Swim team makes a splash

SWIM TO CURE: Swimmers from left, Robin Boys, Shaun Chisholm, Tim Carter and Fernando Camacho teamed up to take on the Severn River July 24 for the Swim for The Cure fundraiser. The foursome, who raised almost $8,000 for breast cancer research, trained at York University’s Glendon campus pool in the Bayview area.

Glendon swimmers, including 71-year-old, Swim for a Cure

Avid swimmer and 71-year-old Tim Carter is the living definition of iron man.

“Two years ago I got a new knee because it gave out and then doing the physio for the knee I fell off my bicycle and broke my hip,” he said. “I’ve got a lot of metal on my portside which makes me noticeable at any airport.”

Heavy metal aside, his steely athleticism was put to use in order to help raise money and awareness for a family friend battling breast cancer: Mary Lou O’Reilly.

“My wife and I were talking about all the people, women primarily although we do know one man, who are suffering from breast cancer,” Carter said. “It was 10 of our friends. We thought that was just unacceptably high.”

So he entered Swim for the Cure, a lengthy soak along the Severn River July 24 that fundraises for breast cancer research. He teamed up with fellow York University’s Glendon campus pool denizens Fernando Camacho, Robin Boys and Shaun Chisholm. Collectively, they swam 58.6 km.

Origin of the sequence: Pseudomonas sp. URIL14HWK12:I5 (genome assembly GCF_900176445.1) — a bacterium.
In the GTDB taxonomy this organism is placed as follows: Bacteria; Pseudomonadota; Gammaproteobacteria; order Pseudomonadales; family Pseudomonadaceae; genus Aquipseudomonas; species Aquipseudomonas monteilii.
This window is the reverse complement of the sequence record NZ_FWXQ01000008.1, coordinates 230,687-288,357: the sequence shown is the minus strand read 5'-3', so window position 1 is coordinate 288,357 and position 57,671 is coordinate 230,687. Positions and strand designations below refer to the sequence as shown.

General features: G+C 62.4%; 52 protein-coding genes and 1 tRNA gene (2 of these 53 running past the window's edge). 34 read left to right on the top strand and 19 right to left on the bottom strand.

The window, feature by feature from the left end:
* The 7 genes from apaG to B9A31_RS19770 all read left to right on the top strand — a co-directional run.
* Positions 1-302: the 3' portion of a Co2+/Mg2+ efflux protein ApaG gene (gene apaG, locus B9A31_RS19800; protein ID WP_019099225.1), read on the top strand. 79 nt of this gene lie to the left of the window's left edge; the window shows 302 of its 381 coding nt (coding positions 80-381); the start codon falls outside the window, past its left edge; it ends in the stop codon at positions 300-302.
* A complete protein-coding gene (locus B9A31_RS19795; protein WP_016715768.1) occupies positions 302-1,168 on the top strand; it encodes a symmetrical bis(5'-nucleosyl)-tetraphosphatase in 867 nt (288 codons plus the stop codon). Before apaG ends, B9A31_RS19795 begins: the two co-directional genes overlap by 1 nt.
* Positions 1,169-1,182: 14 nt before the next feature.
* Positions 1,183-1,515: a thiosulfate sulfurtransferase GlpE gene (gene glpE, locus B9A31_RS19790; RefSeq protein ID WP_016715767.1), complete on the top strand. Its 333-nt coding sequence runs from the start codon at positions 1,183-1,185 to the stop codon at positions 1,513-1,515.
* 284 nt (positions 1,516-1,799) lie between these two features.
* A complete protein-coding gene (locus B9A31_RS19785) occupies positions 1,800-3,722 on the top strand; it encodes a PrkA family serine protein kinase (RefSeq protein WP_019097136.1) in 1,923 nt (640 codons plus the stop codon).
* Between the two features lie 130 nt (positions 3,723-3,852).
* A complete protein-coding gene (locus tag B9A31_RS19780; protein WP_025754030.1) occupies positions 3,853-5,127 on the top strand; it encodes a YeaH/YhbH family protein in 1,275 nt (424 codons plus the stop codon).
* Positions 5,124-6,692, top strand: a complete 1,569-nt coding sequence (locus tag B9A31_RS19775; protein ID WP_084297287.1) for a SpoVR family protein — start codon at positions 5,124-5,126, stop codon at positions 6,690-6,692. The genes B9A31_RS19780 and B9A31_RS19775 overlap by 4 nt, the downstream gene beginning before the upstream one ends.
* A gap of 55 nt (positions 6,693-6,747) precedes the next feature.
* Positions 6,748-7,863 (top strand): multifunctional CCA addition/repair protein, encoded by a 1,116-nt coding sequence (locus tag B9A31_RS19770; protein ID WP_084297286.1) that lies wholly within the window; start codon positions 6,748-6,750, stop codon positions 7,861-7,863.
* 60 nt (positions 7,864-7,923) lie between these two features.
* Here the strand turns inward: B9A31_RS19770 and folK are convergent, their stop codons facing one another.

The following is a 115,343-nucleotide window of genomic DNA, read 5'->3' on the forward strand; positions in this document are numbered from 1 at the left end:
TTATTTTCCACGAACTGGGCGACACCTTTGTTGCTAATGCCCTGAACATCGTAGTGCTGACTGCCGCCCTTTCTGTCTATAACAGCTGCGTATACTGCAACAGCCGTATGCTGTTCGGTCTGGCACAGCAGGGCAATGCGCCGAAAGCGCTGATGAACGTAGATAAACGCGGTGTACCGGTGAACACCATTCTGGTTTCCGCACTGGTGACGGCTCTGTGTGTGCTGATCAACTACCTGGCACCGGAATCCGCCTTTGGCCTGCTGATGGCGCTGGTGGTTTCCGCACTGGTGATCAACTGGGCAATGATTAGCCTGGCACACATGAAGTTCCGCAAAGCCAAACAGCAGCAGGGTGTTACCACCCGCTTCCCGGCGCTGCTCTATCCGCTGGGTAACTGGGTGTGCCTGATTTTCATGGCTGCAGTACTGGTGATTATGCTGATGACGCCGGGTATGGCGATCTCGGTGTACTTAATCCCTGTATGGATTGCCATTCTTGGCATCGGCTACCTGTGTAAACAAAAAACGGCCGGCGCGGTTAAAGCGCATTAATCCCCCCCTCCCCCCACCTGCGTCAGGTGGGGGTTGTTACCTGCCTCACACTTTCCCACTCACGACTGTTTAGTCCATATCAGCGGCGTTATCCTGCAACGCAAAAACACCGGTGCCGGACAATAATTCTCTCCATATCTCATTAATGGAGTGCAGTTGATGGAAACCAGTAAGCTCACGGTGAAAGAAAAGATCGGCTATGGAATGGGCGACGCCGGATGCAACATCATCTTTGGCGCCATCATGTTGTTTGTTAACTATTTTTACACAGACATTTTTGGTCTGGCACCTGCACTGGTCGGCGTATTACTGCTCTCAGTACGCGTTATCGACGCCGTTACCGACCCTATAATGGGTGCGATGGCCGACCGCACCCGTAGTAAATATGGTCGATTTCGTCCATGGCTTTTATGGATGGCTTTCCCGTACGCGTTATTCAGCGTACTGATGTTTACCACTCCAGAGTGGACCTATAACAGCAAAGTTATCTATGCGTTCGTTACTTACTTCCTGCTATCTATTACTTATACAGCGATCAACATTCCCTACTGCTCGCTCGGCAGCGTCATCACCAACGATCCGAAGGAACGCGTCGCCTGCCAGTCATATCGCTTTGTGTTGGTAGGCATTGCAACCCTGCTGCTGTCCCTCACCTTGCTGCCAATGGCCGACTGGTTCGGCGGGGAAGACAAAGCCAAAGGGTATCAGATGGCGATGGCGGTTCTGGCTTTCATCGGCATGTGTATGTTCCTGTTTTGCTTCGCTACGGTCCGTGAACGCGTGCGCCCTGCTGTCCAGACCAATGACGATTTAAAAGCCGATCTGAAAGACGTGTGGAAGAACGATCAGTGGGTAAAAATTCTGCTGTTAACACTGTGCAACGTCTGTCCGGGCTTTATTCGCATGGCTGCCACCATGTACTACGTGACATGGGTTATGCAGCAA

The first step for Carter, who was a competitive speed swimmer in his youth, was the training. Most tips came from his younger teammates, but he also went outside his comfort zone.

“I started increasing the amount of distance I was putting into each workout and then I spoke to a sports nutritionist who told me that I was eating incorrectly,” he said, adding with a laugh, “then I made sure my will was done.”

Carter also went back to his inspiration, O’Reilly, to recruit her son as a spotter during his time in the water.

“I spoke to her son who is a big, strong, athletic fellow to see if he could paddle for me,” Carter said. “You have to have a paddler in a kayak or canoe with you and he said he would.”

Carter’s 8-kilometre trek was torpedoed through in three hours and two minutes, an accomplishment that at first had the septuagenarian concerned.

“It was daunting because I didn’t know what I was getting into when I got into the water but it worked out just fine,” Carter said. “I think it was due to the advice of the other more experienced swimmers.”

The team of four exceeded their goal of $7,500, bringing in $7,915 total. After his dip for charity, Carter is more interested in getting his own age group to stick to a healthier lifestyle.

“There’s a real connection between staying fit and warding off breast cancer,” he said. “Research has shown that.”

Those interested in donating to the Swim for the Cure, or looking to get more information can visit

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